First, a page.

When they were followed up ten years later, 55 had developed bowel cancers and those who were obese were more than twice as likely to develop this cancer -- in fact 2.75 times as likely. Following up on patients who were taking two aspirins a day revealed that their risk was the same whether they were obese or not....What is surprising is that even in people with a genetic predisposition for cancer, obesity is also a driver of the disease. 

The researchers believe the study shows that aspirin is affecting an underlying mechanism which pre-disposes someone to cancer and further study is needed in this area. Since the benefits are occurring before the very early stages of developing a tumour -- known as the adenoma carcinoma sequence -- the effect must be changing the cells which are predisposed to become cancerous in later years.

From Medical Xpress:  Low-dose aspirin, other painkillers may lower colon cancer risk

Regularly taking low-dose aspirin or other common pain relievers may lower long-term risk of colon cancer, new research suggests. Men and women who took low-dose (75 to 150 milligrams) aspirin for five years or more saw their risk of colon cancer drop by 27 percent. And taking non-steroidal anti-inflammatory drugs (NSAIDs) such as ibuprofen for that long was linked to a 30 percent to 45 percent drop in colon cancer risk, the study found.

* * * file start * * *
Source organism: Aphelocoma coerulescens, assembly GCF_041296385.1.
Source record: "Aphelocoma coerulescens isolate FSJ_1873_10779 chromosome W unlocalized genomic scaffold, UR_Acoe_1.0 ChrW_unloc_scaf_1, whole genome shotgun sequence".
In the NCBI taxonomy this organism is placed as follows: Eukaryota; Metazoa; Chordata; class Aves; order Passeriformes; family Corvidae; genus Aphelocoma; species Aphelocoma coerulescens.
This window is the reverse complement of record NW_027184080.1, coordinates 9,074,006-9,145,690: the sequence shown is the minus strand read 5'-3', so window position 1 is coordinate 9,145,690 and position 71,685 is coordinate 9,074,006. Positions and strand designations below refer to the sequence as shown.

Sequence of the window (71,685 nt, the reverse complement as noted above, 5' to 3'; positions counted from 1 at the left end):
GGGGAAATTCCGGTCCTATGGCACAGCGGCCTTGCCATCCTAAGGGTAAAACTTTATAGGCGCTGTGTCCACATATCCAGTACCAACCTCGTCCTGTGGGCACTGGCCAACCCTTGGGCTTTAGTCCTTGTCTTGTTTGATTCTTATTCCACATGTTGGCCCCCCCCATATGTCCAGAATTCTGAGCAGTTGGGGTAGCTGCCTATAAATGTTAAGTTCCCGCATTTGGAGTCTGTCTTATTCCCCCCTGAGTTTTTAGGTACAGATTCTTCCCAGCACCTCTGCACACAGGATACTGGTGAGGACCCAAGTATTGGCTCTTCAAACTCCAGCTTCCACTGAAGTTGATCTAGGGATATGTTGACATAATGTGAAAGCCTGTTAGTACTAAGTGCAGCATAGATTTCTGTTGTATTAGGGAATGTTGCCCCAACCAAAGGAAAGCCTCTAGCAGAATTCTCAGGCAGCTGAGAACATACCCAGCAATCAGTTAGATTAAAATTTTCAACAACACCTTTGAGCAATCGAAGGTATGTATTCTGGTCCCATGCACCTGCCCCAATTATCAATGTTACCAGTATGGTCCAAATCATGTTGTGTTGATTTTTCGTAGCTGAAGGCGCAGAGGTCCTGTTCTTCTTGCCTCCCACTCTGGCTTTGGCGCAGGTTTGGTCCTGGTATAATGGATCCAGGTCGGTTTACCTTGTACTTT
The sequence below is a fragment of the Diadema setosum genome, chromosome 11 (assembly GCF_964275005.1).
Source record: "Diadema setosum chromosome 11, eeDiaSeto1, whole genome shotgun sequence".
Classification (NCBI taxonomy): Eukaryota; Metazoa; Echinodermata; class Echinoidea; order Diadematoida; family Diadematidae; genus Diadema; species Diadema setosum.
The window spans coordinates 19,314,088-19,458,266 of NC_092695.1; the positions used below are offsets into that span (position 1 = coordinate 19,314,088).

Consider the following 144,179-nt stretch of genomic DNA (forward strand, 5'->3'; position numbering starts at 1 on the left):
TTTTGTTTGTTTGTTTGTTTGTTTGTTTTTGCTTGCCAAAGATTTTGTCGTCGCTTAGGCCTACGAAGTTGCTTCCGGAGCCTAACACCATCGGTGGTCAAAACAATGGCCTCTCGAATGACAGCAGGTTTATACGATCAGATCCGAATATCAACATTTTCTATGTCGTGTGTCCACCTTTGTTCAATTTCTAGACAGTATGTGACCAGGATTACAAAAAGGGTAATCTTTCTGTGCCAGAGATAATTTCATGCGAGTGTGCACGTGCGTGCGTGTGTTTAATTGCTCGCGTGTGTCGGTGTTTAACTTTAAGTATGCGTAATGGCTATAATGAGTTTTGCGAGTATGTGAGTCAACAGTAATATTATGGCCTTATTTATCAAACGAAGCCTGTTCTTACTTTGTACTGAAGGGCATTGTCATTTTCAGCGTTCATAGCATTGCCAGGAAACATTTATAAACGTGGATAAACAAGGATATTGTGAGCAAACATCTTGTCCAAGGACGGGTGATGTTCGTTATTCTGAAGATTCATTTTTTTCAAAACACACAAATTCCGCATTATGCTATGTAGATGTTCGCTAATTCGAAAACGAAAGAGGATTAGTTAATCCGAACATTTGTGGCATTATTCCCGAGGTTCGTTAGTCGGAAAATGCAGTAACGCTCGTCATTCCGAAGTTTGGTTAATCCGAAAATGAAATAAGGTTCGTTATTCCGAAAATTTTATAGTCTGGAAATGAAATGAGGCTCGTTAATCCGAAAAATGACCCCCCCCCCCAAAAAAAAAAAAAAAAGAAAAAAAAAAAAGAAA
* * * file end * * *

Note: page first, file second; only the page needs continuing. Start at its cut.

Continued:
The study did not assess the potential impact of high-dose aspirin, and no protective benefit was seen for irregular or short-term users of either low-dose aspirin or other NSAIDs.And the study did not prove that the use of painkillers reduced the risk of colon cancer, just that there was an association between the two. In the United States, NSAIDs include over-the-counter Aleve (naproxen), Advil and Motrin (both ibuprofen), and prescription drugs such as Celebrex and high-strength Motrin.

Baron emphasized that the drugs were taken continuously for years before any cancer-preventive benefits were realized. "For aspirin, you would have to take it fairly consistently, meaning at least every other day, for at least five to 10 years for the protective effect to even begin to appear," he said."That's a significant amount of time for side effects to accumulate, all without getting any benefit," he said. Potential side effects include gastrointestinal bleeding with aspirin, and heightened risk for heart attack and stroke with long-term use, or high-dose use, of NSAIDs, according to the U.S. Food and Drug Administration.